University of Gothenburg
The increase in patents connected to marine bioprospecting raises questions on the applicability of existing law to these activities.
The Law of the Sea prescribes in what maritime zones coastal and other states can exploit economic resources. In domestic law states have developed access and management rules for resources under their sovereignty, including for marine scientific research. In the high seas, an open-access regime remains in spite of negotiations at the UN. The legality of bioprospecting in these areas is disputed. Patent law seems to disregard this regime. The patentability of inventions related to marine bioprospecting varies across jurisdiction. Whereas some states refuse biotech patents connected to bioprospecting in certain areas, others accept them. Similarly, patent criteria vary broadly. For developers, this highlights the importance of evaluating legal implications of the location for bioprospecting sampling.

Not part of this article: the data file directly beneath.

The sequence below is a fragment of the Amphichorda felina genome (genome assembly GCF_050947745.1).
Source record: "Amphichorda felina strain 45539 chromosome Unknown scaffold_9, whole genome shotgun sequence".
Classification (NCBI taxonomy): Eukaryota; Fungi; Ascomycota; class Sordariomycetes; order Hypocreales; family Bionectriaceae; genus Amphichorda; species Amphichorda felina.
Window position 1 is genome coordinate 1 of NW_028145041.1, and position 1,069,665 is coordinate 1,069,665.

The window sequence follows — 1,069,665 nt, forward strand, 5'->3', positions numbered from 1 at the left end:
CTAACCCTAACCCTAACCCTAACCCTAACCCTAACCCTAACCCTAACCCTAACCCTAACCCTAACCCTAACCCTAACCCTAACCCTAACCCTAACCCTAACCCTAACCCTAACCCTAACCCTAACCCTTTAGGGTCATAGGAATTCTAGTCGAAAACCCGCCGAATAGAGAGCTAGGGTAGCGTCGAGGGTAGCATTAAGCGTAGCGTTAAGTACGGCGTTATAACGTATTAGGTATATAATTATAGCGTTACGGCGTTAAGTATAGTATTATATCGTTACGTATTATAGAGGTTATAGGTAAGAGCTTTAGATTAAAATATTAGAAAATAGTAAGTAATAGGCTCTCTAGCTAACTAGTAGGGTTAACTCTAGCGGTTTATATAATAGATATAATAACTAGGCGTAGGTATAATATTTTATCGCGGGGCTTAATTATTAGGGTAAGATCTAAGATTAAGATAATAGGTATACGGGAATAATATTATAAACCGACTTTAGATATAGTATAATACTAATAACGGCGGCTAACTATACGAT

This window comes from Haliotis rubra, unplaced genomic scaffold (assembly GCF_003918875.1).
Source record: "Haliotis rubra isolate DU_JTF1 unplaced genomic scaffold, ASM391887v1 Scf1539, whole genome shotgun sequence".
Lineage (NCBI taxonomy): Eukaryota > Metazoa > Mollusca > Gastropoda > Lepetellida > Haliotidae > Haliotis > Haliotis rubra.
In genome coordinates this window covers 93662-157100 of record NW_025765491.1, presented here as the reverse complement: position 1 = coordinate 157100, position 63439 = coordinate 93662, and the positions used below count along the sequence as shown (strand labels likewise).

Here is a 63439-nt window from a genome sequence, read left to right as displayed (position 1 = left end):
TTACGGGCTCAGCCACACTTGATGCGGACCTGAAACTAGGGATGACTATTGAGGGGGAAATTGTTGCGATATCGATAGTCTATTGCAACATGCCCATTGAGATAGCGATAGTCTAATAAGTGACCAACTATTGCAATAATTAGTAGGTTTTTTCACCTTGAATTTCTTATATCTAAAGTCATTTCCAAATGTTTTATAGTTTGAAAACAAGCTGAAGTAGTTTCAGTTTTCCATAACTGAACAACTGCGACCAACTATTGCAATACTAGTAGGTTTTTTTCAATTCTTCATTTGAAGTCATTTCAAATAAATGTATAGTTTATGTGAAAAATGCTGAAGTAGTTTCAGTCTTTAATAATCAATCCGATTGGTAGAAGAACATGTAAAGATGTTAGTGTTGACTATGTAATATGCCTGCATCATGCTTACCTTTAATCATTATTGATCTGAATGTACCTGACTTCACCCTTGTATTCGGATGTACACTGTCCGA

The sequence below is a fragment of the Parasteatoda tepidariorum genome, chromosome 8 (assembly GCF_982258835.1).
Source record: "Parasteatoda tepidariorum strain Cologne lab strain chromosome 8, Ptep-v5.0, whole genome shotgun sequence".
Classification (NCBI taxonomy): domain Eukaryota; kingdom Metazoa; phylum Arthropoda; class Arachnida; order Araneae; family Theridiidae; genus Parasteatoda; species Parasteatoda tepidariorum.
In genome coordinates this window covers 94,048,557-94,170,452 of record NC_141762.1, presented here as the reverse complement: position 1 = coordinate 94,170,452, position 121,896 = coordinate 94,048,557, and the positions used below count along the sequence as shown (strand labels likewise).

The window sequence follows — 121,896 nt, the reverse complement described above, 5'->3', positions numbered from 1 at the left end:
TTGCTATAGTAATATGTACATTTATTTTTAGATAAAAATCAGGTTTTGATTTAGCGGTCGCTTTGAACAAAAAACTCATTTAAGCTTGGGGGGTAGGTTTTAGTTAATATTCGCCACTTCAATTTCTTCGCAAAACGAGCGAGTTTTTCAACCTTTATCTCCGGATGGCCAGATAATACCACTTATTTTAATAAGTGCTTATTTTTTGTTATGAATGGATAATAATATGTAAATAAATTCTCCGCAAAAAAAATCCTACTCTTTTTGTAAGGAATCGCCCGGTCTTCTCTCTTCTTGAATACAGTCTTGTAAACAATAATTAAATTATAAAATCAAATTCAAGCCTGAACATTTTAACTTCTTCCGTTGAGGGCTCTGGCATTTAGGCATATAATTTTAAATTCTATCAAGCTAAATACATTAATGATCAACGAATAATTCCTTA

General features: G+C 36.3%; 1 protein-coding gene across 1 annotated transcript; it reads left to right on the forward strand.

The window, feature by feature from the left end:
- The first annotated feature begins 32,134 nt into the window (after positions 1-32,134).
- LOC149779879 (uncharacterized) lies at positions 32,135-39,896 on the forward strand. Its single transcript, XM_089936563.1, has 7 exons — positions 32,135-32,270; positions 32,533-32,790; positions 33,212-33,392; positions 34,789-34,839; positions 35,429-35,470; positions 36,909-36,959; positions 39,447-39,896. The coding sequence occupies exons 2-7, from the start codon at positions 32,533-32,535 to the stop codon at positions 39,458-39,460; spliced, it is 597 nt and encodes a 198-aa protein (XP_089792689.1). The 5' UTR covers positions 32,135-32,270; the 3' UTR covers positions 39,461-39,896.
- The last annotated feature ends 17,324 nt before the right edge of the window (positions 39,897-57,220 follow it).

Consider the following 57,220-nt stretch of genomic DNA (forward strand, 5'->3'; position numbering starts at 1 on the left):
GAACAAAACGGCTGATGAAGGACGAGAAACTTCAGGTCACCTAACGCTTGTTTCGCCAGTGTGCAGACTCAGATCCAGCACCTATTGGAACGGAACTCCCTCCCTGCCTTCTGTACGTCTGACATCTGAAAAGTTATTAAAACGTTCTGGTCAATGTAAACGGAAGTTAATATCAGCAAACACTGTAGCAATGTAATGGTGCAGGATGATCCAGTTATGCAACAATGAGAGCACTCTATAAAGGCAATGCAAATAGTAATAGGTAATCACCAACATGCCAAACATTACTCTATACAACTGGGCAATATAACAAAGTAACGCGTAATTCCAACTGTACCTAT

This research project aims to investigate the ambiguity in the legal framework for marine bioprospecting and propose regulatory recommendations.